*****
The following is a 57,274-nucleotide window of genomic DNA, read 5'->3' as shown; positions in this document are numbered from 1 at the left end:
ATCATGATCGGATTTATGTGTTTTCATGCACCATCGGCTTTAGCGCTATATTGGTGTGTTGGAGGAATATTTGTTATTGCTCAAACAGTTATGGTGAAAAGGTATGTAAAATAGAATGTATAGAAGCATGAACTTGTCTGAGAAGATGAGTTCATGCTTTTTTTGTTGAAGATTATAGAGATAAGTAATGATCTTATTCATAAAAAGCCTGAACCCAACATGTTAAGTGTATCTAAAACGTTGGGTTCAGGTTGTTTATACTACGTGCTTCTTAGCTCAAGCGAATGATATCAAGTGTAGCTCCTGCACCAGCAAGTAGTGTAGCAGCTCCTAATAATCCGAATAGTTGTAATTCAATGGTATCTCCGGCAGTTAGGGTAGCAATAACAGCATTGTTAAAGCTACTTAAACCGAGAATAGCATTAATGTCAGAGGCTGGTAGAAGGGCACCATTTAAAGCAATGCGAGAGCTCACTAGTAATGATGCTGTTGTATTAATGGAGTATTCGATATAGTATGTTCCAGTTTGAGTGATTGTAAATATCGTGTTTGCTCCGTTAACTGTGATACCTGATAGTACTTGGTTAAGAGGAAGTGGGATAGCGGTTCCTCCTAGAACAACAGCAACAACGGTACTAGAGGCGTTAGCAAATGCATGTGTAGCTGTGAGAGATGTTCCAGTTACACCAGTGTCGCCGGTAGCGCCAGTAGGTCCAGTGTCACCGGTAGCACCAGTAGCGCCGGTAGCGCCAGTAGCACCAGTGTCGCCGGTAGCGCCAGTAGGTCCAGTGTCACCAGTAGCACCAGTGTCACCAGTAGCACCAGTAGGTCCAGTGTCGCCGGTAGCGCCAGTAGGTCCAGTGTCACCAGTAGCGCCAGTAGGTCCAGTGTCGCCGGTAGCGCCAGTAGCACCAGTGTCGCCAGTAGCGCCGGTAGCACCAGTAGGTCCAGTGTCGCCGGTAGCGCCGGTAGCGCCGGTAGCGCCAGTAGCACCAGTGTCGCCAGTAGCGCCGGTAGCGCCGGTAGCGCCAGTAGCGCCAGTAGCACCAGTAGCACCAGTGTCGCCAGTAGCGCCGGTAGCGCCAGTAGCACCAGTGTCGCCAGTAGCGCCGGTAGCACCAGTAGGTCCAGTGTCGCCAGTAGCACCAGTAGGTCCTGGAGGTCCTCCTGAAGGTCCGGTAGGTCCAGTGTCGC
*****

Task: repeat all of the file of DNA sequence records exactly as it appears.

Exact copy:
The following is a 57,274-nucleotide window of genomic DNA, read 5'->3' as shown; positions in this document are numbered from 1 at the left end:
ATCATGATCGGATTTATGTGTTTTCATGCACCATCGGCTTTAGCGCTATATTGGTGTGTTGGAGGAATATTTGTTATTGCTCAAACAGTTATGGTGAAAAGGTATGTAAAATAGAATGTATAGAAGCATGAACTTGTCTGAGAAGATGAGTTCATGCTTTTTTTGTTGAAGATTATAGAGATAAGTAATGATCTTATTCATAAAAAGCCTGAACCCAACATGTTAAGTGTATCTAAAACGTTGGGTTCAGGTTGTTTATACTACGTGCTTCTTAGCTCAAGCGAATGATATCAAGTGTAGCTCCTGCACCAGCAAGTAGTGTAGCAGCTCCTAATAATCCGAATAGTTGTAATTCAATGGTATCTCCGGCAGTTAGGGTAGCAATAACAGCATTGTTAAAGCTACTTAAACCGAGAATAGCATTAATGTCAGAGGCTGGTAGAAGGGCACCATTTAAAGCAATGCGAGAGCTCACTAGTAATGATGCTGTTGTATTAATGGAGTATTCGATATAGTATGTTCCAGTTTGAGTGATTGTAAATATCGTGTTTGCTCCGTTAACTGTGATACCTGATAGTACTTGGTTAAGAGGAAGTGGGATAGCGGTTCCTCCTAGAACAACAGCAACAACGGTACTAGAGGCGTTAGCAAATGCATGTGTAGCTGTGAGAGATGTTCCAGTTACACCAGTGTCGCCGGTAGCGCCAGTAGGTCCAGTGTCACCGGTAGCACCAGTAGCGCCGGTAGCGCCAGTAGCACCAGTGTCGCCGGTAGCGCCAGTAGGTCCAGTGTCACCAGTAGCACCAGTGTCACCAGTAGCACCAGTAGGTCCAGTGTCGCCGGTAGCGCCAGTAGGTCCAGTGTCACCAGTAGCGCCAGTAGGTCCAGTGTCGCCGGTAGCGCCAGTAGCACCAGTGTCGCCAGTAGCGCCGGTAGCACCAGTAGGTCCAGTGTCGCCGGTAGCGCCGGTAGCGCCGGTAGCGCCAGTAGCACCAGTGTCGCCAGTAGCGCCGGTAGCGCCGGTAGCGCCAGTAGCGCCAGTAGCACCAGTAGCACCAGTGTCGCCAGTAGCGCCGGTAGCGCCAGTAGCACCAGTGTCGCCAGTAGCGCCGGTAGCACCAGTAGGTCCAGTGTCGCCAGTAGCACCAGTAGGTCCTGGAGGTCCTCCTGAAGGTCCGGTAGGTCCAGTGTCGC